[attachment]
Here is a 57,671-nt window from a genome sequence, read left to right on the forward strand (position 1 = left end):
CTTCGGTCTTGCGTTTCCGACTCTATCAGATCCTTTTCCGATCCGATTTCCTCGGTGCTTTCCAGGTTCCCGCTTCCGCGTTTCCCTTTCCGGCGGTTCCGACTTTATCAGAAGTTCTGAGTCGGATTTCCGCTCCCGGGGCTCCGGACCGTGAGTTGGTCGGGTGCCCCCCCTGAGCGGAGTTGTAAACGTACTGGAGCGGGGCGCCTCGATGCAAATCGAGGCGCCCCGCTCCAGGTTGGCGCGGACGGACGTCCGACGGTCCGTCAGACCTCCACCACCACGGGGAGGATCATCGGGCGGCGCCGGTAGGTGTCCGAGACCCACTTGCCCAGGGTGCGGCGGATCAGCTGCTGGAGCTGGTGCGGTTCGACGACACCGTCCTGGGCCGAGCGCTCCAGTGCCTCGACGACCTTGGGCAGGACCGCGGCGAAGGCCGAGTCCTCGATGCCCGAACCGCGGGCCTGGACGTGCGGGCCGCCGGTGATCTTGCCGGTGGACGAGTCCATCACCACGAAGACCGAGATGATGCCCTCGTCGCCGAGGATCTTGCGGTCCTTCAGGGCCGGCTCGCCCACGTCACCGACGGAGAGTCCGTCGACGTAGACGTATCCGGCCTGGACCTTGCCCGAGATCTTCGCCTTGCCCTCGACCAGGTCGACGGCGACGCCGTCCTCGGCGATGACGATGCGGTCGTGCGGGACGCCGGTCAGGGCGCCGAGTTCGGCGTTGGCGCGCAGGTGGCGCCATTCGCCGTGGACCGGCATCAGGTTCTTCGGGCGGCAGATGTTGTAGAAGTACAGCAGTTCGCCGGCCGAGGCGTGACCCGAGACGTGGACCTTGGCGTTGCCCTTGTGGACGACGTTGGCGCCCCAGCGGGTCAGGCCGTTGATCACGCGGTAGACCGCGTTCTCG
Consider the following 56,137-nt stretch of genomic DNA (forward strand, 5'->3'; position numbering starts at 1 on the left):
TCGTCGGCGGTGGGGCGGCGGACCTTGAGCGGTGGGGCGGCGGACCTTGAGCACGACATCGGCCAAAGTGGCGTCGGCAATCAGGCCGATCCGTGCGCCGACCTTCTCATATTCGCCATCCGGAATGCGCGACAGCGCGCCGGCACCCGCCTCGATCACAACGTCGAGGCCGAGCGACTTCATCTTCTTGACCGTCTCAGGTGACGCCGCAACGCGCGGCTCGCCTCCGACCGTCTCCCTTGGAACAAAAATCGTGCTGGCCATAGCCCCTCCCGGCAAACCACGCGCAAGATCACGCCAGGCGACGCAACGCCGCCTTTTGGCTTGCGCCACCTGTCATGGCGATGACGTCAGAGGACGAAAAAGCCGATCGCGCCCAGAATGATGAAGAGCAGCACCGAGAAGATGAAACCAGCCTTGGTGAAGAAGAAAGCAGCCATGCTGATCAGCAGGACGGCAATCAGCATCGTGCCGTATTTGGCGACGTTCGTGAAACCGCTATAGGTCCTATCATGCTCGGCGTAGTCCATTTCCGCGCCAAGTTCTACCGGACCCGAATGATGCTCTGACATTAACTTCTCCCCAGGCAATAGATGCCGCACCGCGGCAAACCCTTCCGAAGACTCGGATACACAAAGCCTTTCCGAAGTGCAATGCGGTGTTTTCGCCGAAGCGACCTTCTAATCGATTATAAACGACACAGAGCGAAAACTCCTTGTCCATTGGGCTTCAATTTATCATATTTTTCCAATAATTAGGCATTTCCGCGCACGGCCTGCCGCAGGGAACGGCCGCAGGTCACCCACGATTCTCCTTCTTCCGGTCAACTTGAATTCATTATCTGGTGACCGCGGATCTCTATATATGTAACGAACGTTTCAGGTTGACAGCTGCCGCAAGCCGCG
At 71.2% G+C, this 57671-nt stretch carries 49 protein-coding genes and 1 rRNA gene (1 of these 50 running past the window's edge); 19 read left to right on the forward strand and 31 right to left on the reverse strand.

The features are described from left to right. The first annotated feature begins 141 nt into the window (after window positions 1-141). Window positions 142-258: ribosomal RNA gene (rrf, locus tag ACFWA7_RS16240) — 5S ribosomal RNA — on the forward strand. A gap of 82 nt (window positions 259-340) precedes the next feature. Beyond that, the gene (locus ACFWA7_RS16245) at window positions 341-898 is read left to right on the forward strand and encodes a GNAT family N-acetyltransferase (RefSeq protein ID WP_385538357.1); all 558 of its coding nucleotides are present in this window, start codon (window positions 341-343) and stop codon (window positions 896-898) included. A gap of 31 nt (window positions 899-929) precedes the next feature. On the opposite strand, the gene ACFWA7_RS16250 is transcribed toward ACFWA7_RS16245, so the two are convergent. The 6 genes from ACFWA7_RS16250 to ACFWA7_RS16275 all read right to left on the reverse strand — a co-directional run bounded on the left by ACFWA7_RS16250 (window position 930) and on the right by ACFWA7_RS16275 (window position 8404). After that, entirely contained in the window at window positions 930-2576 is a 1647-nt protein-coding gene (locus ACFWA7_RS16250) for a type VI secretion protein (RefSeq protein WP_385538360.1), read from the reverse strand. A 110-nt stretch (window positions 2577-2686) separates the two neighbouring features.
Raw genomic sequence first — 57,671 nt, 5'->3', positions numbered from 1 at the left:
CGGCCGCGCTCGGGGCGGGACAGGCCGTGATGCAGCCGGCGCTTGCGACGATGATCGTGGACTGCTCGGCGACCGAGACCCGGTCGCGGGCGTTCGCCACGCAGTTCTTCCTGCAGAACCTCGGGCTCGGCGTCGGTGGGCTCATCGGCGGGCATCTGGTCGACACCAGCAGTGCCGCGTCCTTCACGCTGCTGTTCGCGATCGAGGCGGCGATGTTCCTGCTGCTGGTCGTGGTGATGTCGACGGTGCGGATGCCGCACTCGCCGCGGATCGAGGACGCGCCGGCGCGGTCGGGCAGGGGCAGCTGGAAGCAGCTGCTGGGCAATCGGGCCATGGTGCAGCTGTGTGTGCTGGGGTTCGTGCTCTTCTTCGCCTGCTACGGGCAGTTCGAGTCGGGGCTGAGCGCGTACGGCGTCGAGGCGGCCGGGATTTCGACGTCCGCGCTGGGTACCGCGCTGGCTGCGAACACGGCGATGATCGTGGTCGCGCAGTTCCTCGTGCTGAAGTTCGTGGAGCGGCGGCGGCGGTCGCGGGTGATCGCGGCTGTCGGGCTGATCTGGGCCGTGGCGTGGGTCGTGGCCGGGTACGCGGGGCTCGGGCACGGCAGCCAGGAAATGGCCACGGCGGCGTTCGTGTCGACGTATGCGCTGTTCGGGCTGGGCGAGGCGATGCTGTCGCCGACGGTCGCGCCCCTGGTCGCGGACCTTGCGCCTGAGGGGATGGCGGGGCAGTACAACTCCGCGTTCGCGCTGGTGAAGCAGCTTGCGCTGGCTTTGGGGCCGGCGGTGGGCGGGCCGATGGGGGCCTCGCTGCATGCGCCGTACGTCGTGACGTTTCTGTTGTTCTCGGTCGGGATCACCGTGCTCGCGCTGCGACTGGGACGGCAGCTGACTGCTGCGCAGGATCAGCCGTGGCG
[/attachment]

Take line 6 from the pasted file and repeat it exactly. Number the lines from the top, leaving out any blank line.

The features are described from left to right. The first annotated feature begins 141 nt into the window (after window positions 1-141). Window positions 142-258: ribosomal RNA gene (rrf, locus tag ACFWA7_RS16240) — 5S ribosomal RNA — on the forward strand. A gap of 82 nt (window positions 259-340) precedes the next feature. Beyond that, the gene (locus ACFWA7_RS16245) at window positions 341-898 is read left to right on the forward strand and encodes a GNAT family N-acetyltransferase (RefSeq protein ID WP_385538357.1); all 558 of its coding nucleotides are present in this window, start codon (window positions 341-343) and stop codon (window positions 896-898) included. A gap of 31 nt (window positions 899-929) precedes the next feature. On the opposite strand, the gene ACFWA7_RS16250 is transcribed toward ACFWA7_RS16245, so the two are convergent. The 6 genes from ACFWA7_RS16250 to ACFWA7_RS16275 all read right to left on the reverse strand — a co-directional run bounded on the left by ACFWA7_RS16250 (window position 930) and on the right by ACFWA7_RS16275 (window position 8404). After that, entirely contained in the window at window positions 930-2576 is a 1647-nt protein-coding gene (locus ACFWA7_RS16250) for a type VI secretion protein (RefSeq protein WP_385538360.1), read from the reverse strand. A 110-nt stretch (window positions 2577-2686) separates the two neighbouring features.